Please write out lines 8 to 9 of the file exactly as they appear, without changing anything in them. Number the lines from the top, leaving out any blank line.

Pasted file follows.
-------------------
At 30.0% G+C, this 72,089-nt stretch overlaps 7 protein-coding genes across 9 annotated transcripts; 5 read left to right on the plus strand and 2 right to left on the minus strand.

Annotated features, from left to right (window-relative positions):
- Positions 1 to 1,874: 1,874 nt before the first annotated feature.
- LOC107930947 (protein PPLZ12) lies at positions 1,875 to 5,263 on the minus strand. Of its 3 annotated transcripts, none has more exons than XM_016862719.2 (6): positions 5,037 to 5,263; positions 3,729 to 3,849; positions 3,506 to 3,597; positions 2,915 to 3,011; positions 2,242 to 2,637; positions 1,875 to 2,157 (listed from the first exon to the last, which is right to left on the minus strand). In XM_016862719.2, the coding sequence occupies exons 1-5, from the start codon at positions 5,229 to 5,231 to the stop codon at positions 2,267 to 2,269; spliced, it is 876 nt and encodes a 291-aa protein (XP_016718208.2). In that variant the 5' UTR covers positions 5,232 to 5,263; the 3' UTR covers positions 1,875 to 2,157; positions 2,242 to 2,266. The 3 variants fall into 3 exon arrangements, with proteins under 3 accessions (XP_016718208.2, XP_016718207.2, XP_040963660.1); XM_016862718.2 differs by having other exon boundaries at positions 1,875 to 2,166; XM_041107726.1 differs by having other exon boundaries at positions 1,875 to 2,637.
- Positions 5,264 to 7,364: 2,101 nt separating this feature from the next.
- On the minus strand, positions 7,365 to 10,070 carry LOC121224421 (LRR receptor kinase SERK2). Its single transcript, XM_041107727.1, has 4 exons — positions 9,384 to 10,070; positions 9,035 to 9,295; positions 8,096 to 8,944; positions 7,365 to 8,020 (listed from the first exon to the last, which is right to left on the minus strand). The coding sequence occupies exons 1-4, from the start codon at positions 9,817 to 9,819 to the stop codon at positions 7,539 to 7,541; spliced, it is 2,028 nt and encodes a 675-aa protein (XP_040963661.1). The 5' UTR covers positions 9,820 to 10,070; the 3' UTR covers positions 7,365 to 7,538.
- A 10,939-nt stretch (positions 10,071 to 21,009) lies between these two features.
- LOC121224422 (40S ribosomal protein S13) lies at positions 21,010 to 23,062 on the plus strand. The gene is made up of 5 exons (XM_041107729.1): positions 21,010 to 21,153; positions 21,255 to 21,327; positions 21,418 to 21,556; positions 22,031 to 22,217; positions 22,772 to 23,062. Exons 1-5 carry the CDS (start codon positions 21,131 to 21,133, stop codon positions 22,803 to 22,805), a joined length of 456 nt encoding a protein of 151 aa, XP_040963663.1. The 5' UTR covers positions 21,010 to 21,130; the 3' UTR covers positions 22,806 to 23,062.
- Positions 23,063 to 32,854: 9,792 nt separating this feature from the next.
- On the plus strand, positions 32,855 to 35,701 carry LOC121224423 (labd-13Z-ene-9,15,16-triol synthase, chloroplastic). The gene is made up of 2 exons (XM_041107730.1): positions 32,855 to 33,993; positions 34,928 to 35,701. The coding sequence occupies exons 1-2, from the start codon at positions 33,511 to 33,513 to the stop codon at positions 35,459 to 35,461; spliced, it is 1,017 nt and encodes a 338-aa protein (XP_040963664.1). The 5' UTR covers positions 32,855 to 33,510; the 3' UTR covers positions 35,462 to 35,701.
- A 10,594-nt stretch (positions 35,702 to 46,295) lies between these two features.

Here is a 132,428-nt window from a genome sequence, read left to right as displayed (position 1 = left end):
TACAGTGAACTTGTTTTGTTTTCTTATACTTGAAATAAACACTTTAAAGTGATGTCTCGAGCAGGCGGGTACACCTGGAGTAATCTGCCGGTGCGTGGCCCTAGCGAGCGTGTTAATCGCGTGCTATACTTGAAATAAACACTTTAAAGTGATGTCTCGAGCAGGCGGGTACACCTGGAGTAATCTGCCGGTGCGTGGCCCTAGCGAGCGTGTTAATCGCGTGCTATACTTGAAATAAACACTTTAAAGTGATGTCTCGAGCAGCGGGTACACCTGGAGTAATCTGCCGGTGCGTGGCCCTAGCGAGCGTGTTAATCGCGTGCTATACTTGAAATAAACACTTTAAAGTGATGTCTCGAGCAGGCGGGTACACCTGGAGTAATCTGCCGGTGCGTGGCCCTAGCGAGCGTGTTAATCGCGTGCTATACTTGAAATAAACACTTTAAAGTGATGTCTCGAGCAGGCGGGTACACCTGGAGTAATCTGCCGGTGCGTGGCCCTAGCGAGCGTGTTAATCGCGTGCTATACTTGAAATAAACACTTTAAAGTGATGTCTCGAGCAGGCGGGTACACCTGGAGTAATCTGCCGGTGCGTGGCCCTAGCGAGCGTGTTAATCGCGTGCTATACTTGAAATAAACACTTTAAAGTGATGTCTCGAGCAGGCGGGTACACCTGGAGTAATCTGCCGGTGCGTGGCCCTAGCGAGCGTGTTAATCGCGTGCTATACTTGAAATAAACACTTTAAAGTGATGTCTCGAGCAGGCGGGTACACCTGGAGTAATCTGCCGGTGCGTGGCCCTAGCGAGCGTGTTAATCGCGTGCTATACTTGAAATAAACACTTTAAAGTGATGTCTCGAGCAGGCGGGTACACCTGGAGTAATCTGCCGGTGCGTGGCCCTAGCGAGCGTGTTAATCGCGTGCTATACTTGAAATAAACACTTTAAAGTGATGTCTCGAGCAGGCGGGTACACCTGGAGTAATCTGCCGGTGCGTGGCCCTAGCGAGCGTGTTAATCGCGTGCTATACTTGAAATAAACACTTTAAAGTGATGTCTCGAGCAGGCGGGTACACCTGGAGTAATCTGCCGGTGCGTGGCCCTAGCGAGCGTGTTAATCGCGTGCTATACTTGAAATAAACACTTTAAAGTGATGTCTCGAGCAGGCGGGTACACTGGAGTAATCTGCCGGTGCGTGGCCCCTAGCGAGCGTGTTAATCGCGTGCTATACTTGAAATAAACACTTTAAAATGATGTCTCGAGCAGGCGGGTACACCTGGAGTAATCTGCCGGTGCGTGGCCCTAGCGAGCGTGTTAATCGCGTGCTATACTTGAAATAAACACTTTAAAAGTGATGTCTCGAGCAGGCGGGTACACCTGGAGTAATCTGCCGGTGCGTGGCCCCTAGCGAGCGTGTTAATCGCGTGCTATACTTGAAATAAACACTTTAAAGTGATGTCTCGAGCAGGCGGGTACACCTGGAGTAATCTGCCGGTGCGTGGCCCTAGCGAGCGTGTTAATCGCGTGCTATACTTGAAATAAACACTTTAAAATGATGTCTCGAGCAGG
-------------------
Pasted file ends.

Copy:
- LOC121224422 (40S ribosomal protein S13) lies at positions 21,010 to 23,062 on the plus strand. The gene is made up of 5 exons (XM_041107729.1): positions 21,010 to 21,153; positions 21,255 to 21,327; positions 21,418 to 21,556; positions 22,031 to 22,217; positions 22,772 to 23,062. Exons 1-5 carry the CDS (start codon positions 21,131 to 21,133, stop codon positions 22,803 to 22,805), a joined length of 456 nt encoding a protein of 151 aa, XP_040963663.1. The 5' UTR covers positions 21,010 to 21,130; the 3' UTR covers positions 22,806 to 23,062.
- Positions 23,063 to 32,854: 9,792 nt separating this feature from the next.